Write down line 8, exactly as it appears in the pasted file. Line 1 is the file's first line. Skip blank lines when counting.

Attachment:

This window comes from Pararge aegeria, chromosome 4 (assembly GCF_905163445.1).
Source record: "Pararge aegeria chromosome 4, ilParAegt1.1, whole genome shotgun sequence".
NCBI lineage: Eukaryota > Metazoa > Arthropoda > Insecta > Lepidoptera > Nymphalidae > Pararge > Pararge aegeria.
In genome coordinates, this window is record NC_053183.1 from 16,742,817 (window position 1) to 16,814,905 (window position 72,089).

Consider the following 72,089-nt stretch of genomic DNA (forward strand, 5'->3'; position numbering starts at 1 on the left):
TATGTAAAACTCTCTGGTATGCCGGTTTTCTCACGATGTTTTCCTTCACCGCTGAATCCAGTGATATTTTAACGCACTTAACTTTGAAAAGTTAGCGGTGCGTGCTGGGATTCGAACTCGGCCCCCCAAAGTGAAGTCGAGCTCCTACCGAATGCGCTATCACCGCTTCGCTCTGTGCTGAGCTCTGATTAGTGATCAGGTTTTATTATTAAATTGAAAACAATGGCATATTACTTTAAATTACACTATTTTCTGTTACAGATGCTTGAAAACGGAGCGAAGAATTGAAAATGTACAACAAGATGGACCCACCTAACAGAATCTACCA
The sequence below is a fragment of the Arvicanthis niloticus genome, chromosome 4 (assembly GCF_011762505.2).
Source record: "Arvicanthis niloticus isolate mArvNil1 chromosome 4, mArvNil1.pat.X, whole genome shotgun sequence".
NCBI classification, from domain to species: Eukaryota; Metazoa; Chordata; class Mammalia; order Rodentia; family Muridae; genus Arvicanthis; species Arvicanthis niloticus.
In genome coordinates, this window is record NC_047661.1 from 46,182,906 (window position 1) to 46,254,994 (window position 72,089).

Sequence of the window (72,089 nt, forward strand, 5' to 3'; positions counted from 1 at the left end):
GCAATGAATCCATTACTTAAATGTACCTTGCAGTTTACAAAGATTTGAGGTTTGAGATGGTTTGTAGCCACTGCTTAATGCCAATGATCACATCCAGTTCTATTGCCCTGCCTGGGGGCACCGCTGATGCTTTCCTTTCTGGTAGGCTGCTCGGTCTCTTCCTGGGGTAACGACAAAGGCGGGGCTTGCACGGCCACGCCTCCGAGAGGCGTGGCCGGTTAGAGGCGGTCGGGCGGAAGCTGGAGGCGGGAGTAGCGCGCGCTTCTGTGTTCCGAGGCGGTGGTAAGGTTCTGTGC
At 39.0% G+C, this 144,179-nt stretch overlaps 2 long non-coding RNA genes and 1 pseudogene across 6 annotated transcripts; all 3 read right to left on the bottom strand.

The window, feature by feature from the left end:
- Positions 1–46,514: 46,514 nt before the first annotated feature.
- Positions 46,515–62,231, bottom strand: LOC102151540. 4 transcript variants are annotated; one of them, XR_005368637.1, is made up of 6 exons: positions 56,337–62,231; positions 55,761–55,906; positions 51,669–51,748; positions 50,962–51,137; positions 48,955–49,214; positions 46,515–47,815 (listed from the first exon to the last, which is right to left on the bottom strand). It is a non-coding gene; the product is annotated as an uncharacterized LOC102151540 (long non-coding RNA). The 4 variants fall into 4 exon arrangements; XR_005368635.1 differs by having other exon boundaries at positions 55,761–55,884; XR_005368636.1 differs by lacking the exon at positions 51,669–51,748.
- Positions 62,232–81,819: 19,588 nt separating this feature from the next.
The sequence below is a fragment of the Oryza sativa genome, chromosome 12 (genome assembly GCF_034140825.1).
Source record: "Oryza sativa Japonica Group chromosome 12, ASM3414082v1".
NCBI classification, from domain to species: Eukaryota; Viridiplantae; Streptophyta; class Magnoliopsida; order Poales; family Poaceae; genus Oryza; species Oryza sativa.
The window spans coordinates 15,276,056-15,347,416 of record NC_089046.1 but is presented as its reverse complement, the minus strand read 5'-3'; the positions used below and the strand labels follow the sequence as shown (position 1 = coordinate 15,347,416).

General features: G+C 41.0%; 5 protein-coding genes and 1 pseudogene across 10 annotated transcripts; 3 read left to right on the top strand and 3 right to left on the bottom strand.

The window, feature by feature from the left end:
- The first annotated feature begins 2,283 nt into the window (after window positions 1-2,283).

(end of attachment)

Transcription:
Source record: "Arvicanthis niloticus isolate mArvNil1 chromosome 4, mArvNil1.pat.X, whole genome shotgun sequence".